Today Keck Observatory is supported by both public funding sources and private philanthropy. As a 501(c)3, the organization is managed by the California Association for Research in Astronomy (CARA), whose Board of Directors includes representatives from the California Institute of Technology and the University of California, with liaisons to the board from NASA and the Keck Foundation.
    Keck UCal

    Keck NASA

    Keck Caltech

     
  • richardmitnick 4:19 pm on May 14, 2015 Permalink | Reply
    Tags: , , , Keck Observatory   

    From Keck: “Scientists at Keck Discover the Fluffiest Galaxies” 

    Keck Observatory

    Keck Observatory

    Keck Observatory

    May 14, 2015
    No Writer Credit

    1
    A collection of unidentified blobs was discovered toward the Coma clusterof galaxies, using the Dragonfly Telephoto Array. One of these puzzling objects, Dragonfly 44, was studied in detail using the Keck Observatory and confirmed as an ultra-diffuse galaxy. Even though it is 60,000 light years across, It is so far away that it appears as only a faint smudge. Credit: P. van Dokkum, R. Abraham, J. Brodie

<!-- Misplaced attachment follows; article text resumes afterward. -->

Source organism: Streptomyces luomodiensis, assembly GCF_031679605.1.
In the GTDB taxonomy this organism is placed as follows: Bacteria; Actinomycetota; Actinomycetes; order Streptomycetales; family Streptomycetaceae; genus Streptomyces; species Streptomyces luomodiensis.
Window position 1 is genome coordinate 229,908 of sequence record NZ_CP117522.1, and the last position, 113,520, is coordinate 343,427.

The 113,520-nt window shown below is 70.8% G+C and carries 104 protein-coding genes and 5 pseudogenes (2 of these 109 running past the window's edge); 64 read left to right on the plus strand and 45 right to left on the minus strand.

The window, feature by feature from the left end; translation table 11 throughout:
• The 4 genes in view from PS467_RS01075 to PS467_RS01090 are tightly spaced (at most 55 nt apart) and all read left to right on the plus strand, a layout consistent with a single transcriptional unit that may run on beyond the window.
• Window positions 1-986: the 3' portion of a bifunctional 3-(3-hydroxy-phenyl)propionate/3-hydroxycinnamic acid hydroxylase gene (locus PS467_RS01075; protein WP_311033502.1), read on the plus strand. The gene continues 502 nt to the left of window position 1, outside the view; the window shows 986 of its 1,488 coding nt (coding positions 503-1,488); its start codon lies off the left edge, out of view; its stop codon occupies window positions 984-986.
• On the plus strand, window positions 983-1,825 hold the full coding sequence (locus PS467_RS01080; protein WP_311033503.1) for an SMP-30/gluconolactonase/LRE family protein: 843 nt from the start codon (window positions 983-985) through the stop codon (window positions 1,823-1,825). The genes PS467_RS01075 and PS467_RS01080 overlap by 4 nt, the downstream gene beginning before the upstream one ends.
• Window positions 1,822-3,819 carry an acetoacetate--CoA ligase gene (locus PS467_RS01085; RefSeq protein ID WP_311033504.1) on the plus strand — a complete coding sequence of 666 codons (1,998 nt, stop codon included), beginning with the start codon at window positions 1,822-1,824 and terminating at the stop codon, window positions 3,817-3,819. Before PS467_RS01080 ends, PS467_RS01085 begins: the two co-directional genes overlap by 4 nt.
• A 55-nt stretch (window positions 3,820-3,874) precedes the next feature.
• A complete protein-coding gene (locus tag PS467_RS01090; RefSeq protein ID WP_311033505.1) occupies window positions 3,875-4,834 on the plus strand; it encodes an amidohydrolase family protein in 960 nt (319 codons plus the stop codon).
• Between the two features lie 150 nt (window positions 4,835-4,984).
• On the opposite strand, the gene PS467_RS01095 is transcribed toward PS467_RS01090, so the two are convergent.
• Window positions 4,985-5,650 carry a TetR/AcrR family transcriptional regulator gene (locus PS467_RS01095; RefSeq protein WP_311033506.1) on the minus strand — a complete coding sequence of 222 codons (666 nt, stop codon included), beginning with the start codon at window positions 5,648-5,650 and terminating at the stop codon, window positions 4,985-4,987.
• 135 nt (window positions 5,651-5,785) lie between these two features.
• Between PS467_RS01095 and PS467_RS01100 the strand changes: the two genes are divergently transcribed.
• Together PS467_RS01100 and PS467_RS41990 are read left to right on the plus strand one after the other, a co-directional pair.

2
    Reconstructed spectrum of light spread out from the ultra-diffuse galaxy, DragonFly44, as seen by the Keck/LRIS instrument. Dark bands occur where atoms and molecules absorb the galaxy’s starlight. These bands reveal the compositions and ages of the stars, and also the distance of the galaxy. Credit: P. van Dokkum, A. Romanowsky, J. Brodie

    3
    An ultra-diffuse galaxy, Dragonfly 17, is shown next to other types of galaxies, to scale. The Andromeda galaxy is a giant spiral like our own Milky Way, and a dwarf elliptical galaxy, NGC 205, is also shown. Ultra-diffuse galaxies have the same number of stars as dwarf ellipticals, but spread out over a much larger region. Credit: B. Schoening, V. Harvey/REU program/NOAO/AURA/NSF, P. van Dokkum/Hubble Space Telescope.